Editor’s note: This is the sixteenth post in an occasional series entitled “Rhizomes,” which highlights the experiences of environmental historians working beyond the professoriate. In this interview, series editor Tina Adcock speaks with Kelly Black, the Executive Director at Point Ellice House Museum and Gardens in Victoria, British Columbia, and an adjunct professor in the Department of History at Vancouver Island University.
Tell us about your path from graduate school to your current position. What key choices, encounters, or moments brought you to where you are today?
This is a tough question. Like many people who study history, I feel as if a million events and actions led me to where I am now. Probably the biggest catalyst was my time as a summer student at the Cowichan Valley Museum and Archives (CVMA). In 2009 I had just completed my BA at Vancouver Island University and was very passionate about history. Over that summer, we worked on an exhibit about the Kinsol Trestle, a wooden railway trestle in danger of demolition. It crosses the Koksilah River and is well known on southern Vancouver Island. Completed around 1920 and built to transport minerals and timber, the trestle was named for the nearby King Solomon (Kinsol) copper mine. The last train crossed the trestle in 1979; the wooden structure then stood unused for over three decades. My research for the project introduced me to a 40-year history of local people and organizations fighting to save the trestle. I also felt strongly that it should be saved and wanted to research the history of efforts to protect and conserve it. This was my plan when I started my MA in Canadian Studies (with a specialization in Heritage Conservation) at Carleton University later that year.
At Carleton I was exposed to much more than heritage conservation. I started learning about settler colonialism, and I found it difficult to reconcile my desire to save a piece of industrial heritage with its role—and my own—in the dispossession of Indigenous territories. This led me to undertake a PhD, also at Carleton, in Canadian Studies and Political Economy. My dissertation tried to work out the contradictions and complexities of affect, local history, and settler colonialism.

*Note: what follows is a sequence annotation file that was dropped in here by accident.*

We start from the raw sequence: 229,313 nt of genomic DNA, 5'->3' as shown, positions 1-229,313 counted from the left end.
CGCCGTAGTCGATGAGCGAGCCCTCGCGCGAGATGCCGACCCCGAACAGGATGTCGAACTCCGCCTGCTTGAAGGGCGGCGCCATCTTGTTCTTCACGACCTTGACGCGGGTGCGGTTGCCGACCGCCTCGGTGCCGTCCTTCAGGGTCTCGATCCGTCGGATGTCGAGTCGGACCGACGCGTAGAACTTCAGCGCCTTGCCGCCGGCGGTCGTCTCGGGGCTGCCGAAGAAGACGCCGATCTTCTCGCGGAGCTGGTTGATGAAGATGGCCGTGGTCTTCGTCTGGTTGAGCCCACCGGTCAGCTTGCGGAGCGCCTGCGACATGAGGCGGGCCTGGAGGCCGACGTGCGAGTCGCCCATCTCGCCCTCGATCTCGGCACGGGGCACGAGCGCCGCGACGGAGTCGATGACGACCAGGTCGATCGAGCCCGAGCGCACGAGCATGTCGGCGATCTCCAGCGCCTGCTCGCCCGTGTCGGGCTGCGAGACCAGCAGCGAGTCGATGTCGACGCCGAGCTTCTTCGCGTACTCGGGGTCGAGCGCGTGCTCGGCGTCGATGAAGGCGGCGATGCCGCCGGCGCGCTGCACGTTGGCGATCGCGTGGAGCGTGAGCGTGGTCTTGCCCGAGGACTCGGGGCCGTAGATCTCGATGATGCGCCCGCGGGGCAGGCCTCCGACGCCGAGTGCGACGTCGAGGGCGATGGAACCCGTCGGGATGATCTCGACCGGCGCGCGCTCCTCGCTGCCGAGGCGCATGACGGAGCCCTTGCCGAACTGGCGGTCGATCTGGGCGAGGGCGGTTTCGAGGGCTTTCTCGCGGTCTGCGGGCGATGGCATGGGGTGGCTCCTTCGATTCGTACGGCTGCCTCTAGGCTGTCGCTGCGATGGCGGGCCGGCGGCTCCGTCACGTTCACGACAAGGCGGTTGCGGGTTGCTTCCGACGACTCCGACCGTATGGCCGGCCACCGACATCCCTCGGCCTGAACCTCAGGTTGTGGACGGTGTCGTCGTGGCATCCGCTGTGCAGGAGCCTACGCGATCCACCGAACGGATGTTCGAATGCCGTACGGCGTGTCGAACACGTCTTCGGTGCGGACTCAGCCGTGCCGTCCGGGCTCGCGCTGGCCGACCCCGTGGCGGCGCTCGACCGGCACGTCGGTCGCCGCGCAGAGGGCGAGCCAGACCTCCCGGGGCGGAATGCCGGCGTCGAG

Other than my experience at the CVMA, I can’t say that it was clear to me that I would be working in a museum if/once I finished my PhD. In fact, when I started the program I’m not sure I had any idea of where a doctorate could lead me. I enjoyed teaching, public history, and the ability to work on my own; a PhD promised all that (and more!). Like many people, the goal of becoming a professor was definitely top of mind. By the time I became a “non regular” faculty member at Vancouver Island University in 2015, however, this seemed out of reach.
It was my involvement with the Graduate Students’ Association (GSA) at Carleton that really prepared me for life after school. At the GSA, I served as the Vice President of Operations and, later, the President. I learned how non-profits work, how to manage staff, how to build relationships with various communities, and how to advocate and be an activist. Working with a team of staff and fellow grad students, I helped plan, organize, and host two weeks of graduate student orientation events—everything from a boat cruise and tour of Parliament Hill to stuffing 2,000 student grab bags and hosting guest speakers. These experiences taught me about event management, media relations, risk assessment, and accessibility. Similarly, our executive team at the GSA was involved in countless campaigns: there was always a protest, rally, or event to attend, always a crisis to manage. From Israeli Apartheid Week and the campaign for campus support for survivors of sexual assault, to calls for free education, open access, truth and reconciliation, and the creation of a Carleton community garden, I learned the importance of collaboration, coordination, and solidarity.